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Posted by on April 22, 2015 in Uncategorized


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God Looks at the Heart

It’s easy to think that outward appearance is what matters in life, but the Bible tells a different story. Take for instance, the time when the Prophet Samuel was sent to Jesse’s house to pick out a King of Israel to replace Saul. He made a snap judgment when he began looking over Jesse’s sons…

When they came, he looked on Eliab and thought, “Surely the LORD’s anointed is before him.” 1 Samuel 16:6 (ESV)

Eliab was surely a good-looking, movie star type, and Samuel reasoned the way we all would reason: “This is the guy.” But…

…the LORD said to Samuel, “Do not look on his appearance or on the height of his stature, because I have rejected him. For the LORD sees not as man sees: man looks on the outward appearance, but the LORD looks on the heart.” 1 Samuel 16:7 (ESV)

God looks at the heart, but we look on the outward appearance. Now, this happens in different ways, from picking out a king, to judging whether or not a man is fit for heaven – either way, we naturally look at externals. The Pharisees certainly did…

And the Pharisees and the scribes asked him, “Why do your disciples not walk according to the tradition of the elders, but eat with defiled hands?”

And he said to them, “Well did Isaiah prophesy of you hypocrites, as it is written, ‘This people honors me with their lips, but their heart is far from me;’” Mark 7:5-6 (ESV)

The Pharisees became consumed with certain external standards, many of which they made up for themselves. And in doing so, they left behind the commandments that God had actually given them. For instance, they set up standards for giving that actually kept people from helping poverty-stricken parents. Thus, they made a false command…which nullified the real command…and it was all about appearances.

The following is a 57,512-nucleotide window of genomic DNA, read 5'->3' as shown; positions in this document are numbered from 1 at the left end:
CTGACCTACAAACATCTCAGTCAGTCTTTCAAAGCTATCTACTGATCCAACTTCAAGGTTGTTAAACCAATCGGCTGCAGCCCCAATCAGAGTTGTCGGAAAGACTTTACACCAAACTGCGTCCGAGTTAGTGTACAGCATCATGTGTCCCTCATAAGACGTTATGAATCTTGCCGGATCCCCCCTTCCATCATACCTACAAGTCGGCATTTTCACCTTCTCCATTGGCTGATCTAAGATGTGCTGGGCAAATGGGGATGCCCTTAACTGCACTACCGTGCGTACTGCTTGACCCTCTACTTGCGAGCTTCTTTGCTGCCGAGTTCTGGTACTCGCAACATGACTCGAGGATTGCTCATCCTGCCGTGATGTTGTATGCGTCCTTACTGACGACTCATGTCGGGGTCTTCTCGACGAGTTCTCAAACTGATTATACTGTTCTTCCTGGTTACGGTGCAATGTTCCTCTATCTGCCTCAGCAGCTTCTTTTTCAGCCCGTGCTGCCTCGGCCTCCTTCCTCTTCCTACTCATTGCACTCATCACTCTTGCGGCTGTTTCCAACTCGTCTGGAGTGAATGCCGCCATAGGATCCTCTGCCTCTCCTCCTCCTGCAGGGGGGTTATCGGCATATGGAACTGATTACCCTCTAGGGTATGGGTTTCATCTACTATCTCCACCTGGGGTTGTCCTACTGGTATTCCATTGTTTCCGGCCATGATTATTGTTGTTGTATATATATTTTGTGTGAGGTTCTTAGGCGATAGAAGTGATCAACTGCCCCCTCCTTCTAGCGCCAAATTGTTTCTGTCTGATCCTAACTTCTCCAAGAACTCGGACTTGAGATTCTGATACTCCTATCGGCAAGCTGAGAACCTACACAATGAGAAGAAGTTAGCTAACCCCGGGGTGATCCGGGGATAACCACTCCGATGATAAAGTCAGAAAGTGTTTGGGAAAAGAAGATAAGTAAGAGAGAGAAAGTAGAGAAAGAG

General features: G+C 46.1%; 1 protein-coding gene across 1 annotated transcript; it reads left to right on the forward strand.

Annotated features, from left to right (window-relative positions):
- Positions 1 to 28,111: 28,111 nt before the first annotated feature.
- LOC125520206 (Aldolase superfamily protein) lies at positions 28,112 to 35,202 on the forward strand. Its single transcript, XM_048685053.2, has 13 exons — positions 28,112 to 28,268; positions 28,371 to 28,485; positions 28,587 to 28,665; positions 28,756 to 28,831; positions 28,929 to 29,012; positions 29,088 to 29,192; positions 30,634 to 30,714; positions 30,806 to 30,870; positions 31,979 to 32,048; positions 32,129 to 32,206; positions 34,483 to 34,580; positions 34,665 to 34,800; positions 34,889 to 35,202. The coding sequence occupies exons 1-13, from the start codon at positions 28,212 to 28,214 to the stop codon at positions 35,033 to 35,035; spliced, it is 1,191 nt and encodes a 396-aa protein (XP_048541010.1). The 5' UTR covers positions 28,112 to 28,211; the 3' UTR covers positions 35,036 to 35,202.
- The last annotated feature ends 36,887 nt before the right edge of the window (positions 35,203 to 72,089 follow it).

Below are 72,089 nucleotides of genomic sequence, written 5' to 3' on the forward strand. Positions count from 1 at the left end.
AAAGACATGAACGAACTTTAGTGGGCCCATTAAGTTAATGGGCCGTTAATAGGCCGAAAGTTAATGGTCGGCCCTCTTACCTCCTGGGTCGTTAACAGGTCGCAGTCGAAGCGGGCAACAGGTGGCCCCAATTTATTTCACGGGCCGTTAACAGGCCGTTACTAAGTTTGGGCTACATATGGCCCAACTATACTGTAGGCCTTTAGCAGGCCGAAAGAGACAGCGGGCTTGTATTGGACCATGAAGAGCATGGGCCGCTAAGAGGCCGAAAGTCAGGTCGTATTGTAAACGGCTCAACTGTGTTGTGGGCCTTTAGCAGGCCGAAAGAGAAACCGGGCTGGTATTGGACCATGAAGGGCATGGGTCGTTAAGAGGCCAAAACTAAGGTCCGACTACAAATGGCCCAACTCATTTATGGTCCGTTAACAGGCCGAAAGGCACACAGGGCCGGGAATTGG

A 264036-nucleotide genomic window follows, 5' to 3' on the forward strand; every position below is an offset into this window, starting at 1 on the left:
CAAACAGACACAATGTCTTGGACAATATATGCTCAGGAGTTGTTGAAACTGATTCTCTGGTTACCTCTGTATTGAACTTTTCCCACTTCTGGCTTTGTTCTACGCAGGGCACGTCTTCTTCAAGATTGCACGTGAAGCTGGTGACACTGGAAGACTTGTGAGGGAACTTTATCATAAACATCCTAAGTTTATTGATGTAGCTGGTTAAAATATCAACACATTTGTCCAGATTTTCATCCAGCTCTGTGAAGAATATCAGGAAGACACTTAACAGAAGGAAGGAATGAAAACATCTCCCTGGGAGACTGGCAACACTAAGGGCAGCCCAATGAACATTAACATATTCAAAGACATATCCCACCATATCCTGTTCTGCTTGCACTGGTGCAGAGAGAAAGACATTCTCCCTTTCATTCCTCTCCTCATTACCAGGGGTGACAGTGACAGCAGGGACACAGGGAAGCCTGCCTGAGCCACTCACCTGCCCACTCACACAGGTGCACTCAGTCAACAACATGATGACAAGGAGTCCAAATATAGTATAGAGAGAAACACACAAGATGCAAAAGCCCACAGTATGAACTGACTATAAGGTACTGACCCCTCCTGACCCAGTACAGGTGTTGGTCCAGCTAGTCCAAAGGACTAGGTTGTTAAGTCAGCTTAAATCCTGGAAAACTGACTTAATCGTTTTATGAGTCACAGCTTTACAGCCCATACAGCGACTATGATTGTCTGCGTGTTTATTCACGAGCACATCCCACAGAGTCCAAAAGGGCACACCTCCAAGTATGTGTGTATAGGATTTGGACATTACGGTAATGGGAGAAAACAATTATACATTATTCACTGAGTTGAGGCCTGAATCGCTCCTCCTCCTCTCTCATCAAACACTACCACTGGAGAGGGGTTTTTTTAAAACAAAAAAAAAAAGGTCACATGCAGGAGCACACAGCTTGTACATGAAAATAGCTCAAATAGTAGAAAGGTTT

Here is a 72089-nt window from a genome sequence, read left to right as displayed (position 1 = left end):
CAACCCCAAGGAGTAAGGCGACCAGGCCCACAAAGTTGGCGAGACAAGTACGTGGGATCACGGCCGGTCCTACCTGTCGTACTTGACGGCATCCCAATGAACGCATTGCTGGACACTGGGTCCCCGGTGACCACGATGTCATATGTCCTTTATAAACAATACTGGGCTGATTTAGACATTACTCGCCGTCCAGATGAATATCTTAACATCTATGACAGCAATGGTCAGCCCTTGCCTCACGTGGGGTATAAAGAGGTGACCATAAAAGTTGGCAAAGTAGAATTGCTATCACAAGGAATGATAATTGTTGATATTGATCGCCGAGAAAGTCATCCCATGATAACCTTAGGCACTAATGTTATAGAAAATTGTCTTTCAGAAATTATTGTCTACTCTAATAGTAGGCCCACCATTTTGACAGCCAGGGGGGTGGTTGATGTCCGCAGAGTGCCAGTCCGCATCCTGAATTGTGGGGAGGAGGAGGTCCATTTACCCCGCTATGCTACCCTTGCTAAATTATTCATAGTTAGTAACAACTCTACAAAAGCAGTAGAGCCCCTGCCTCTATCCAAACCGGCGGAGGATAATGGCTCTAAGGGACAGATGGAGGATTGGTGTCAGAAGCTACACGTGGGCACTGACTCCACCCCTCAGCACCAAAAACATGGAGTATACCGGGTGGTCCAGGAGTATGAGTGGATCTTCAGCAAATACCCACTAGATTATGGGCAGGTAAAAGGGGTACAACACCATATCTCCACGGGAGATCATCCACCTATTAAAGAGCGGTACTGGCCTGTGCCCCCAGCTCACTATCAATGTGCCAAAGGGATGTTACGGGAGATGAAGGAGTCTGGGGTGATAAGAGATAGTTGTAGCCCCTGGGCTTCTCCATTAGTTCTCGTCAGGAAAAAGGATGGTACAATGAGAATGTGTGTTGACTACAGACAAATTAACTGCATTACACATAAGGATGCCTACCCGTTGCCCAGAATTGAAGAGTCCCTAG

But Jesus pointed to a better way, to the way of Yahweh, the way which Samuel learned that day when he was in Jesse’s home: a focus on the heart…

“For from within, out of the heart of man, come evil thoughts, sexual immorality, theft, murder, adultery, coveting, wickedness, deceit, sensuality, envy, slander, pride, foolishness. All these evil things come from within, and they defile a person.” Mark 7:21-23 (ESV)

Today, the great error that we make is to think that God will one day accept us based on our outward “appearance”, the works of righteousness that we have done in order to be acceptable to Him.  And believing this falsehood, on judgment day, many will plead before Jesus the supposed “beauty” of their works:

On that day many will say to me, ‘Lord, Lord, did we not prophesy in your name, and cast out demons in your name, and do many mighty works in your name?’

But on that day, as all others, the Lord will look…at the heart:

And then will I declare to them, ‘I never knew you; depart from me, you workers of lawlessness.’ Matthew 7:22-23 (ESV)

Therefore we have but one hope.  We must ask the Lord to make, not our hands, but our hearts…clean:

And I will give you a new heart, and a new spirit I will put within you. And I will remove the heart of stone from your flesh and give you a heart of flesh. Ezekiel 36:26 (ESV)

And on that day when He gives us a new and clean heart, glory to God, we will desire to walk, not in the false ways of legalism, but in the true ways of the Spirit and the Word…

And I will put my Spirit within you, and cause you to walk in my statutes and be careful to obey my rules.

Ezekiel 36:26-27 (ESV)

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Posted by on April 21, 2015 in Uncategorized